What merits a citation or coauthorship is a subtle question, but the answer doesn't change when people interact online. The main difference is that the interaction is more visible: authors may feel awkward if they decline to cite a publicly visible (but unimportant) contribution, and the contributor may feel encouraged to complain. This adds to the pressure of the decision, but it shouldn't change the answer, and the other issues and subtleties are the same as in offline interaction.
As for online contributions being "published", I suppose that's true in the technical sense that they have been made available to the public, but that's not what academics mean when they talk about publication. For example, listing a stackexchange answer as a publication on one's CV would be considered at least eccentric, if not deceptive, regardless of how impressive the answer was. (The best one could hope for is to list it somewhere else.)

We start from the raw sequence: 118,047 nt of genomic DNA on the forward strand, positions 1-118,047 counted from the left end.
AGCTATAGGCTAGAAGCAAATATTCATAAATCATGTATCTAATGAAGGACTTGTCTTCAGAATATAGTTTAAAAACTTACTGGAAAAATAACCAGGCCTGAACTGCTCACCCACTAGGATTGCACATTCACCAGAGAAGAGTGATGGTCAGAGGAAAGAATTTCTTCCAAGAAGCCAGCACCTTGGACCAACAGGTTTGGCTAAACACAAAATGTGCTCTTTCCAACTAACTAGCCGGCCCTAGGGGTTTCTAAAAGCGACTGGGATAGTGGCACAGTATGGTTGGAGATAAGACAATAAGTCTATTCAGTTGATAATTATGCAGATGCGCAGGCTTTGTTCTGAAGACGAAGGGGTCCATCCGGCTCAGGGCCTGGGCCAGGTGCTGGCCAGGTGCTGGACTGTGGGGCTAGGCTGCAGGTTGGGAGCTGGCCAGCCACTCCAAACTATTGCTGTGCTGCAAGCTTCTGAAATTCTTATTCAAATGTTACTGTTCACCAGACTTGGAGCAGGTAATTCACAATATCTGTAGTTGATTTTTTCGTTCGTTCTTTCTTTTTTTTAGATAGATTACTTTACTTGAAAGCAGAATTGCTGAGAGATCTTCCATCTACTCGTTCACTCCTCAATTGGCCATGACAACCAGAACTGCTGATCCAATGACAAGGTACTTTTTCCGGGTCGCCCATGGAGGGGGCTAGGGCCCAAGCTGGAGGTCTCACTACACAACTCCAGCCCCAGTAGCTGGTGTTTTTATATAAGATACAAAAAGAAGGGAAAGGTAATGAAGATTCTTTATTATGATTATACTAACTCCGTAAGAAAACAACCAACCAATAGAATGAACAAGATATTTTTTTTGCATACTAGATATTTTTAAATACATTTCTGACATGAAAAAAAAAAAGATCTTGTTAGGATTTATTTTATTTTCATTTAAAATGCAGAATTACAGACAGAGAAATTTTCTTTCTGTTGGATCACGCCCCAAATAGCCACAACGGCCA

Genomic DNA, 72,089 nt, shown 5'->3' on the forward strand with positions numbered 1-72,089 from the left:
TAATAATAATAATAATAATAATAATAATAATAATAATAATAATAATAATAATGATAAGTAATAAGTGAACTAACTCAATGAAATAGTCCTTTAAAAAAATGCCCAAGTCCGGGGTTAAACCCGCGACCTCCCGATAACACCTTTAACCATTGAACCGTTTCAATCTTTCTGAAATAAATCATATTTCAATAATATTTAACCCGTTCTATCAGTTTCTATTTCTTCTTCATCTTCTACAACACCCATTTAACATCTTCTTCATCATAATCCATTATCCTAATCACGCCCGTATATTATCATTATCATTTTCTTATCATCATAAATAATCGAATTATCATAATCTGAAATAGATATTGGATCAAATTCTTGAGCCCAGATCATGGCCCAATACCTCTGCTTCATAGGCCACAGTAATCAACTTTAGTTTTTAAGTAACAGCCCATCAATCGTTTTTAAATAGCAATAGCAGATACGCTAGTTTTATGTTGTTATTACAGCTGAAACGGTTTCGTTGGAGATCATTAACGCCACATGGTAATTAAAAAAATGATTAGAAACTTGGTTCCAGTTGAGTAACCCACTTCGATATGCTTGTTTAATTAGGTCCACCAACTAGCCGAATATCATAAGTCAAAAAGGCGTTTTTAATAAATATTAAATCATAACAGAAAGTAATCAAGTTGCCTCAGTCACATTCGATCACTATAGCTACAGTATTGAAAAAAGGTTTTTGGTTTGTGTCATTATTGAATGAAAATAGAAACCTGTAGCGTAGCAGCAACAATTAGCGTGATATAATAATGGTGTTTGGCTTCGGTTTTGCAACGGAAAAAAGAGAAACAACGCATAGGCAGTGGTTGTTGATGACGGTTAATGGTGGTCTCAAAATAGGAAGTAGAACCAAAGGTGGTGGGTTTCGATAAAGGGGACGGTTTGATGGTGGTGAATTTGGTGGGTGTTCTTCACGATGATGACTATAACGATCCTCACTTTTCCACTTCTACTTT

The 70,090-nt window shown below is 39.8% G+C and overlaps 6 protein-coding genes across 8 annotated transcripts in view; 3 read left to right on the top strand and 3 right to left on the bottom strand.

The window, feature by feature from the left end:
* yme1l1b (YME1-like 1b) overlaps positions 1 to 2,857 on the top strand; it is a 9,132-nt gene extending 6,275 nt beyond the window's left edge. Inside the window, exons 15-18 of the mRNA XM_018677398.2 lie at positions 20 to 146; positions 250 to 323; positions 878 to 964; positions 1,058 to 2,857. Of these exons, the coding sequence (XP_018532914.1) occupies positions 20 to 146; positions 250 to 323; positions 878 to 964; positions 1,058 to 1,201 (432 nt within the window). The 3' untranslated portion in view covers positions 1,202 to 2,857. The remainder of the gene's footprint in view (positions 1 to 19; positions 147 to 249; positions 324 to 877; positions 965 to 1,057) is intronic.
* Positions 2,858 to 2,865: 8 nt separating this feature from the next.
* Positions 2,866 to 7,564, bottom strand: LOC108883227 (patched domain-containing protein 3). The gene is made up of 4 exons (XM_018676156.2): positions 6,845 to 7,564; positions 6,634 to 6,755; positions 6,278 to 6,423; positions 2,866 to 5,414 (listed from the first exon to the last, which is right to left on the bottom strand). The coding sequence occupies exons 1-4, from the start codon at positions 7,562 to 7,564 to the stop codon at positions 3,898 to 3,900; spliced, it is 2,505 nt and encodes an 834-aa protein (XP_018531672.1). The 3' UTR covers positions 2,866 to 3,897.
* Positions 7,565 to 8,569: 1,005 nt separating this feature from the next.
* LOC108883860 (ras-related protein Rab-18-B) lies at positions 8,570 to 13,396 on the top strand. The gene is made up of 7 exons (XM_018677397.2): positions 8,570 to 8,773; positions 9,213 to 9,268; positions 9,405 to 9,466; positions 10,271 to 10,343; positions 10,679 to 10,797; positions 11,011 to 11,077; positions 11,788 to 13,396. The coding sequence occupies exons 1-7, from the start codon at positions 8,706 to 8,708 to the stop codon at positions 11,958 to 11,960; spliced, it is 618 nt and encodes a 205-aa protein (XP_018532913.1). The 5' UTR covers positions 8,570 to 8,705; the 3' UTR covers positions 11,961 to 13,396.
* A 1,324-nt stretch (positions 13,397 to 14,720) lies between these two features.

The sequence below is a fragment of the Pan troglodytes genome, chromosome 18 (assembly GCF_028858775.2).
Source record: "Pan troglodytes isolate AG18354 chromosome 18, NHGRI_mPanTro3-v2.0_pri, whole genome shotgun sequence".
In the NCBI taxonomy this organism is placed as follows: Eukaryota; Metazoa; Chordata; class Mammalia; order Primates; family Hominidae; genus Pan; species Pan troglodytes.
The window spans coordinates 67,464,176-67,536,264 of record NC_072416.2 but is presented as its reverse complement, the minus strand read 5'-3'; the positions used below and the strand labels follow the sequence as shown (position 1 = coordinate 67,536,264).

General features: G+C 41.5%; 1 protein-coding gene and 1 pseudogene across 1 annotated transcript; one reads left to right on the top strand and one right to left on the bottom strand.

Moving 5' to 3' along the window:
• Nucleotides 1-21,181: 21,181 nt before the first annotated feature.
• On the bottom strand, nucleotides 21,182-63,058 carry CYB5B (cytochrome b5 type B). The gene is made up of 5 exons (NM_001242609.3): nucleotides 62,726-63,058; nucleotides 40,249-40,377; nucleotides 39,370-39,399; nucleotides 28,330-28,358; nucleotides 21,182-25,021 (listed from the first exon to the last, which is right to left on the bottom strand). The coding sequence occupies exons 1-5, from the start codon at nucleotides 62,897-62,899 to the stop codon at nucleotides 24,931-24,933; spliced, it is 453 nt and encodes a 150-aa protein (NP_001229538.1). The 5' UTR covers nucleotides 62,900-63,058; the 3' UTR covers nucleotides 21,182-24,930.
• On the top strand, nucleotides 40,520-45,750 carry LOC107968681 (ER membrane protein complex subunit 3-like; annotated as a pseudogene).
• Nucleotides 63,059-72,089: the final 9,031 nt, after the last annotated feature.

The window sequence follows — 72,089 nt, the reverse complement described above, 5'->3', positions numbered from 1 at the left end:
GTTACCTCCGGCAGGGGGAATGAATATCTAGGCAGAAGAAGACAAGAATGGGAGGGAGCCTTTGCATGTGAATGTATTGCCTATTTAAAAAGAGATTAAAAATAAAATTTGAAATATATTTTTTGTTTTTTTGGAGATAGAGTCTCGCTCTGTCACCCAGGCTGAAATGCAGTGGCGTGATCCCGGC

I'm not sure what the relevance of the second paragraph of the question is, but here's a guess. Suppose Alice is writing a paper and Bob makes an absolutely critical intellectual contribution via a stackexchange answer. Normally such a contribution would merit coauthorship, but Alice might declare that Bob's work is already published via stackexchange and that she will simply cite it rather than making him an author. That would be unreasonable and unfair to Bob, but if Alice was scrupulous in citing Bob's answer and giving him full credit for its contents, then it's not clear that Bob would have any recourse. I'm not convinced this is more than a theoretical problem, since the number of stackexchange answers that could merit coauthorship is tiny (maybe not zero, but that's a good first approximation) and most authors are well behaved anyway. However, I suppose it could happen.